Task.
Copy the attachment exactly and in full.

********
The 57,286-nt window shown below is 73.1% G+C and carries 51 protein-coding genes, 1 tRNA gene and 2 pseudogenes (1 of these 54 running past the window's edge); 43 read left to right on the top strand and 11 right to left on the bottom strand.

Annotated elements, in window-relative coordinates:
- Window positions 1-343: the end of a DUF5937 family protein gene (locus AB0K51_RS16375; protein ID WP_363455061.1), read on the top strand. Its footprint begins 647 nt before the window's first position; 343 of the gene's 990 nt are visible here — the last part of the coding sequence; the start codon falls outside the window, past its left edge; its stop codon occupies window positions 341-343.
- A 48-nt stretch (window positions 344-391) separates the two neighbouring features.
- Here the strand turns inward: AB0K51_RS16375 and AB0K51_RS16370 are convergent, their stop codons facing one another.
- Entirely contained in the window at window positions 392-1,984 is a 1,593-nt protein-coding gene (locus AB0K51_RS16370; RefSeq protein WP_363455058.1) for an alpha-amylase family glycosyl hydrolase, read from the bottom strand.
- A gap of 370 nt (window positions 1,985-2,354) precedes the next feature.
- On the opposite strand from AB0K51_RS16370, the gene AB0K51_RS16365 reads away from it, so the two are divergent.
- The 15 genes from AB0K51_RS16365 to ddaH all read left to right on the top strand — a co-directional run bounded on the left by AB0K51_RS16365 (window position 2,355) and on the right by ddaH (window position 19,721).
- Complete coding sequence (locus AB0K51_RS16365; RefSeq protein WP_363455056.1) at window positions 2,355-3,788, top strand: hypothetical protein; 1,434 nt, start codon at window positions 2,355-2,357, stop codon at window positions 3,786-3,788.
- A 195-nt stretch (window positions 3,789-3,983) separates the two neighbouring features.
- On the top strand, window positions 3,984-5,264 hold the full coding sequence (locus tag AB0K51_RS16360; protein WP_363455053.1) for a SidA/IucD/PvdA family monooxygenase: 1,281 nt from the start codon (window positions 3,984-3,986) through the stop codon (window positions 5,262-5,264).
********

The 57,286-nt window shown below is 73.1% G+C and carries 51 protein-coding genes, 1 tRNA gene and 2 pseudogenes (1 of these 54 running past the window's edge); 43 read left to right on the top strand and 11 right to left on the bottom strand.

Annotated elements, in window-relative coordinates:
- Window positions 1-343: the end of a DUF5937 family protein gene (locus AB0K51_RS16375; protein ID WP_363455061.1), read on the top strand. Its footprint begins 647 nt before the window's first position; 343 of the gene's 990 nt are visible here — the last part of the coding sequence; the start codon falls outside the window, past its left edge; its stop codon occupies window positions 341-343.
- A 48-nt stretch (window positions 344-391) separates the two neighbouring features.
- Here the strand turns inward: AB0K51_RS16375 and AB0K51_RS16370 are convergent, their stop codons facing one another.
- Entirely contained in the window at window positions 392-1,984 is a 1,593-nt protein-coding gene (locus AB0K51_RS16370; RefSeq protein WP_363455058.1) for an alpha-amylase family glycosyl hydrolase, read from the bottom strand.
- A gap of 370 nt (window positions 1,985-2,354) precedes the next feature.
- On the opposite strand from AB0K51_RS16370, the gene AB0K51_RS16365 reads away from it, so the two are divergent.
- The 15 genes from AB0K51_RS16365 to ddaH all read left to right on the top strand — a co-directional run bounded on the left by AB0K51_RS16365 (window position 2,355) and on the right by ddaH (window position 19,721).
- Complete coding sequence (locus AB0K51_RS16365; RefSeq protein WP_363455056.1) at window positions 2,355-3,788, top strand: hypothetical protein; 1,434 nt, start codon at window positions 2,355-2,357, stop codon at window positions 3,786-3,788.
- A 195-nt stretch (window positions 3,789-3,983) separates the two neighbouring features.
- On the top strand, window positions 3,984-5,264 hold the full coding sequence (locus tag AB0K51_RS16360; protein WP_363455053.1) for a SidA/IucD/PvdA family monooxygenase: 1,281 nt from the start codon (window positions 3,984-3,986) through the stop codon (window positions 5,262-5,264).